Inman Square got its first izakaya with the opening of chef Chris Chung’s Momi Nonmi earlier this month. The casual, Japanese-style bar fills the cozy space that was once home to East by Northeast, as well as the short-lived WuBurger, at 1128 Cambridge St., in Cambridge. Chung’s newest concept follows the 2016 shuttering of his more upscale French-Japanese fusion restaurant, AKA Bistro, in Lincoln.
The ever-growing Fenway neighborhood will have yet another addition at the end of this month—Tatte Bakery & Café will open its doors on Monday, Oct. 30. The newest location for the popular café chain was slated to debute earlier this month, but a delay in the city licensing hearing date pushed the timing back, owner Tzurit Or said. The Fenway location is Tatte’s seventh brick-and-mortar in the Boston area. An eighth storefront is planned for Back Bay later this year.
Cider doughnut season is finally here, so we asked Blackbird Doughnuts chef/owner Anna Perna to round up her favorite spots to find the sweet fall treats. The picks range from day trip-worthy to local, so whether you’re thinking about making a weekend of apple picking and doughnut eating or simply hoping to snag something on your way home from work, Perna has you covered. “The doughnuts at Cider Hill Farm are rolled in sugar, which ups the crunch factor.
Muck Rack makes it simple to find people, tweets, or articles that mention any name, keyword, company, hashtag etc. We've compiled this guide to help you make the most of your search.
Selecting a term
Start searching tweets, articles from media outlets, articles mentioned in tweets, journalists'
names, titles and bios with some suggested searches:
Companies or Topics (e.g. iPhone, Microsoft)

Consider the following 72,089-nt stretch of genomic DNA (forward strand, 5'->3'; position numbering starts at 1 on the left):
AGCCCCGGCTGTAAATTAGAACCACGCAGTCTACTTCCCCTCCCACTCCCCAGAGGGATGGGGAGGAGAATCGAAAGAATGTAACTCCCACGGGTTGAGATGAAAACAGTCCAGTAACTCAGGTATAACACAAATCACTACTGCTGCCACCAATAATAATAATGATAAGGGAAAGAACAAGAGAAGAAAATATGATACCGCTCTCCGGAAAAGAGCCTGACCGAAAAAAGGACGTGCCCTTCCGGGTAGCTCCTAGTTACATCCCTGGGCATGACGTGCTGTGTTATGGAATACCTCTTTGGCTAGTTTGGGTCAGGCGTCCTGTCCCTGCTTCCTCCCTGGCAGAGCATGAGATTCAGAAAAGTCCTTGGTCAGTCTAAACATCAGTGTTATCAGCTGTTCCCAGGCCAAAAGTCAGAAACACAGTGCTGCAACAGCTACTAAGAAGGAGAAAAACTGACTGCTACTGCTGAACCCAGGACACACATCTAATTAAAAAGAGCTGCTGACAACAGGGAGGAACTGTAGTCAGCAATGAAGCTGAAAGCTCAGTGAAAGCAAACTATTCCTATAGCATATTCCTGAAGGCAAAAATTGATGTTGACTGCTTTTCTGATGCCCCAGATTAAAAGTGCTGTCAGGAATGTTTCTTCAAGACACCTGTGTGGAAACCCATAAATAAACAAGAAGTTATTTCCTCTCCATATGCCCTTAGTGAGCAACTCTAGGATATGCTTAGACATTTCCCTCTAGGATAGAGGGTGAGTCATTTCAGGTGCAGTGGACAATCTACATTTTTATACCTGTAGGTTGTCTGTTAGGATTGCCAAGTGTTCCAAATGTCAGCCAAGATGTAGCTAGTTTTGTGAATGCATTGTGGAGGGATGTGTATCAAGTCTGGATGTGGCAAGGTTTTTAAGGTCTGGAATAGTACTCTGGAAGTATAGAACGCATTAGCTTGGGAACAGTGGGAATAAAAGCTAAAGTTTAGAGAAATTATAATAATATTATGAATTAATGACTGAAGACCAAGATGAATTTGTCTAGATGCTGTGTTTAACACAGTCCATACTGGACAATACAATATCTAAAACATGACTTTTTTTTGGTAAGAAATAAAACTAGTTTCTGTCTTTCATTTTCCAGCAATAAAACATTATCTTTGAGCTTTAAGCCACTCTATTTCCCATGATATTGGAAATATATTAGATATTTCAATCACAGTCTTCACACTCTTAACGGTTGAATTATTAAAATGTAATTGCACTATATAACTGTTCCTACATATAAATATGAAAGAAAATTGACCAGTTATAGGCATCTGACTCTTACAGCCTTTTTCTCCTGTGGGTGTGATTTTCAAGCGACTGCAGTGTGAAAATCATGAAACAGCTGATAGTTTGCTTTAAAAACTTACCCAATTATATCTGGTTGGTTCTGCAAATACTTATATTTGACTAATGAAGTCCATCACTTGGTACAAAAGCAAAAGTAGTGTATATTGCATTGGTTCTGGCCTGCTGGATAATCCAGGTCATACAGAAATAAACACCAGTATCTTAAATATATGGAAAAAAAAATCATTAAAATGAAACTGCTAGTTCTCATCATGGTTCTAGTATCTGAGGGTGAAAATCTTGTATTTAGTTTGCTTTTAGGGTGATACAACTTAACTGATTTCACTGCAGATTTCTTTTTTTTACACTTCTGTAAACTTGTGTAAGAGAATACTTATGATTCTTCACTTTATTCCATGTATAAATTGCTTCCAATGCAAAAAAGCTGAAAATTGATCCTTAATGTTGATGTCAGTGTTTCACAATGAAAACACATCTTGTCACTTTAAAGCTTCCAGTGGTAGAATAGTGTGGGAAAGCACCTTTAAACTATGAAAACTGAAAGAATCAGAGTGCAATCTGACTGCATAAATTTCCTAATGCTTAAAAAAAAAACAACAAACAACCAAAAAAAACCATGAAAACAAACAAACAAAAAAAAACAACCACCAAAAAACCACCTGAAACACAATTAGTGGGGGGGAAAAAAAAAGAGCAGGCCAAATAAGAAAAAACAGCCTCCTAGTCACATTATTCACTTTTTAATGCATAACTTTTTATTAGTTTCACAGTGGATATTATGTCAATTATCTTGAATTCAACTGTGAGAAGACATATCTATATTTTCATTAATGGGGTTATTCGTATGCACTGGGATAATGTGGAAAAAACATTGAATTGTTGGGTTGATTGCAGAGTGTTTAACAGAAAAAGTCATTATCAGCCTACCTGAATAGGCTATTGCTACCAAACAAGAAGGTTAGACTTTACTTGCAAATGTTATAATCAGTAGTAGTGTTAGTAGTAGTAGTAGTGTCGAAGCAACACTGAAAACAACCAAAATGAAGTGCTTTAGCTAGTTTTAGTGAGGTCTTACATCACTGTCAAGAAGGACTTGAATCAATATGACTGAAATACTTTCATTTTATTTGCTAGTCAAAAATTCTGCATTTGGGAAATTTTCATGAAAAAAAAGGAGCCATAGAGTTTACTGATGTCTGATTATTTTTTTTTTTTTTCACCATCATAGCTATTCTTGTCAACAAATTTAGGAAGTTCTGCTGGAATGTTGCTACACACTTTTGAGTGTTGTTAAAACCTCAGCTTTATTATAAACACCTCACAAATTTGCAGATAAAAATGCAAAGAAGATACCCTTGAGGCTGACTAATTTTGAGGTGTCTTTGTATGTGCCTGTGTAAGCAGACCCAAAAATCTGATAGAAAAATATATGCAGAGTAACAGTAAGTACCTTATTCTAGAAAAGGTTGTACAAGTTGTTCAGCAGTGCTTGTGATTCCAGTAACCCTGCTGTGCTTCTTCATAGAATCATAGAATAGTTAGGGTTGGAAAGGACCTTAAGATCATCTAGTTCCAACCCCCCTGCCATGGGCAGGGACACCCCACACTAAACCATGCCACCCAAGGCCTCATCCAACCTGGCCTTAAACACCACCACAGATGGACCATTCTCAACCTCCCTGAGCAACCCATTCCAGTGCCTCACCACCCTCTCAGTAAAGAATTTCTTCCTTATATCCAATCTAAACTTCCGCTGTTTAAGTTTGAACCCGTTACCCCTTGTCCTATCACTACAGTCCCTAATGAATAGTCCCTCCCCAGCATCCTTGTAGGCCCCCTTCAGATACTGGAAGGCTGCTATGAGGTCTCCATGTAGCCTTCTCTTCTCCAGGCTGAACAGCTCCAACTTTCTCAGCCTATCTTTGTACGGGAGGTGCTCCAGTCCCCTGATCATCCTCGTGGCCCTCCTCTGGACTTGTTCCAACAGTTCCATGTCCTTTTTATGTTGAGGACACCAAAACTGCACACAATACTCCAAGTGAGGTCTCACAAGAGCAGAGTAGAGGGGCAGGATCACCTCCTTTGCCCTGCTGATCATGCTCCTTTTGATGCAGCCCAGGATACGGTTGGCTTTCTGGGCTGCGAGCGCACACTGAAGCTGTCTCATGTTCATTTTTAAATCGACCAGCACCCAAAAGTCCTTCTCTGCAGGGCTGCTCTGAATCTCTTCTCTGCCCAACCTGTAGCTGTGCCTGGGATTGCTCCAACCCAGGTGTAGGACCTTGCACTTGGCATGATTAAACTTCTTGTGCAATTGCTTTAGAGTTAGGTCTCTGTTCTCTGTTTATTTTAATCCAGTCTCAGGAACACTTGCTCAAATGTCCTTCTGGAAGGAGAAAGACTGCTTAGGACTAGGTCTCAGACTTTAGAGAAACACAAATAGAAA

Phrases (e.g. "cloud computing") — use quotes to keep the terms together
Twitter handles (e.g. @username) — returns those who have mentioned or replied to
Names (e.g. "David Pogue")
Hashtags (e.g. #sxsw, #london2012)
Bio details (e.g. vegan, Olympics, father)
Muck Rack's Advanced Search allows for many boolean operators.
Find results that mention multiple specified terms, use AND or
+. For example, ensure each result contains both Elon Musk and Mark Zuckerberg by
searching Musk AND Zuckerberg or Musk + Zuckerberg.
Use the operators OR or , to broaden your search when you'd like either of
multiple terms to appear in results. (This is the default behavior of our search when no operators
are used). For example, results will contain either cake or cookie by searching cake OR cookie or cake,cookie
Use NOT or - to subtract results from your search. For
example, searching Disney will yield results about the Walt Disney Company as well as Walt Disney
World Resort. To exclude mentions of Disney World, search for Disney -World or Disney
When using one of these operators with a phrase, enclose it in quotation marks. For example, you can
find results about smartphones excluding Apple's iPhone 4S by searching smartphone -"iPhone
Exact case matching or punctuation
If you're searching for a brand name or keyword that relies on specific punctuation marks or capitalization, you can
find results that match your exact query by adding matchcase: before the keyword you're searching for, like matchcase:E*TRADE .
Use parentheses to separate multiple
boolean phrases. For example, to find journalists talking about having fun in Disney World or
Disneyland, search for ("disney world" OR disneyland) AND fun.
An asterisk can be used to search for any variation of a root word truncated by the asterisk. For example, searching for admin* will return results for administrator, administration, administer, administered, etc.
A near operator is an AND operator where you can control the distance between the words. You can vary the distance the near operation uses by adding a forward slash and number (between 0-99) such as strawberries NEAR/10 "whipped cream", which means the strawberries must exist within 10 words of "whipped cream".